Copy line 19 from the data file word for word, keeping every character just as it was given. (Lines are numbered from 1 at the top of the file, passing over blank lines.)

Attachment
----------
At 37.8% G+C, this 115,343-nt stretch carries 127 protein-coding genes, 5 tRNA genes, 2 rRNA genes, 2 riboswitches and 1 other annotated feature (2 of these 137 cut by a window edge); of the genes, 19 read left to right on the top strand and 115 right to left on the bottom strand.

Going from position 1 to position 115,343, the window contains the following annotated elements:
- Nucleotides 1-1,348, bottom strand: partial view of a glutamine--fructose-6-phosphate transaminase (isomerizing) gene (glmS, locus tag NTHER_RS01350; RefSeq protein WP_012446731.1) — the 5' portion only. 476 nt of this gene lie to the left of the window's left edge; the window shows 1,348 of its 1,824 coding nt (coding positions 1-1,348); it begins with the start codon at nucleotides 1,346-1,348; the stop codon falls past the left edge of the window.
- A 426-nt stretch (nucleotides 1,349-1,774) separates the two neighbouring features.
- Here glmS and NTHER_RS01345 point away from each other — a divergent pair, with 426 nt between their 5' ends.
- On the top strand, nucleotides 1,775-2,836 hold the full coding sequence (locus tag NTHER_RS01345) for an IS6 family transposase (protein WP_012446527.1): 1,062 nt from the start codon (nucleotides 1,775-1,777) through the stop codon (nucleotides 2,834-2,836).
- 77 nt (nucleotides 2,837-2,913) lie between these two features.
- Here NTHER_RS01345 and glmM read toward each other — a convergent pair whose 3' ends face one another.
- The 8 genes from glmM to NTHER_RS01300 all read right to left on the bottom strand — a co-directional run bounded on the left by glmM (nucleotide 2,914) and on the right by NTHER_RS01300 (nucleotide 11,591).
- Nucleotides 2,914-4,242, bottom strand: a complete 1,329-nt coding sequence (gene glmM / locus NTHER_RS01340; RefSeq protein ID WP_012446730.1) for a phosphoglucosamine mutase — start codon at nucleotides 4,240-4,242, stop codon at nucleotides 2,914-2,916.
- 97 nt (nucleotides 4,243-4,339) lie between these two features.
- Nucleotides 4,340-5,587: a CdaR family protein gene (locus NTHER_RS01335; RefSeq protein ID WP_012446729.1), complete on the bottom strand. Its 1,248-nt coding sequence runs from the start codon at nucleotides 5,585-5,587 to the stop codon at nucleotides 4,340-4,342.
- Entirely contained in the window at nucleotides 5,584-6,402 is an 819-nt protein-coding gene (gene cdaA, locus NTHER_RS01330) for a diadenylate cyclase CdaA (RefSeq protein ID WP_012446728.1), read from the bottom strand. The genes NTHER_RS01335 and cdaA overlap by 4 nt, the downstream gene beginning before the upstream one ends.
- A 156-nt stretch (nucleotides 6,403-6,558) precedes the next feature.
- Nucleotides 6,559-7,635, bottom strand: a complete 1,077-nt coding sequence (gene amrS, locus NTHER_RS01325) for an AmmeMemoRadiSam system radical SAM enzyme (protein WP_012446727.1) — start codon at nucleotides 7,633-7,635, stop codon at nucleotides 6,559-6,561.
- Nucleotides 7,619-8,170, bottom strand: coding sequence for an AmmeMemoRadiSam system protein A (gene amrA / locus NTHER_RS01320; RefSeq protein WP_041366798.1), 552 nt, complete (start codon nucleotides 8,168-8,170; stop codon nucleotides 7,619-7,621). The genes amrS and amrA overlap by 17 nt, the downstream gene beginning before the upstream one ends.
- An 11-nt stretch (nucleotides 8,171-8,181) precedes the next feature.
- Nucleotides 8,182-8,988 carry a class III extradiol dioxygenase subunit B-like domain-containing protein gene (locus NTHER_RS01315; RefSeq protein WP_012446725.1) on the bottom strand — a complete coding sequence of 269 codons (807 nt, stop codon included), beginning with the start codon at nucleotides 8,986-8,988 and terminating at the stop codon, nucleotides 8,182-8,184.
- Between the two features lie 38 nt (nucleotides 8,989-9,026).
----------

- Between the two features lie 38 nt (nucleotides 8,989-9,026).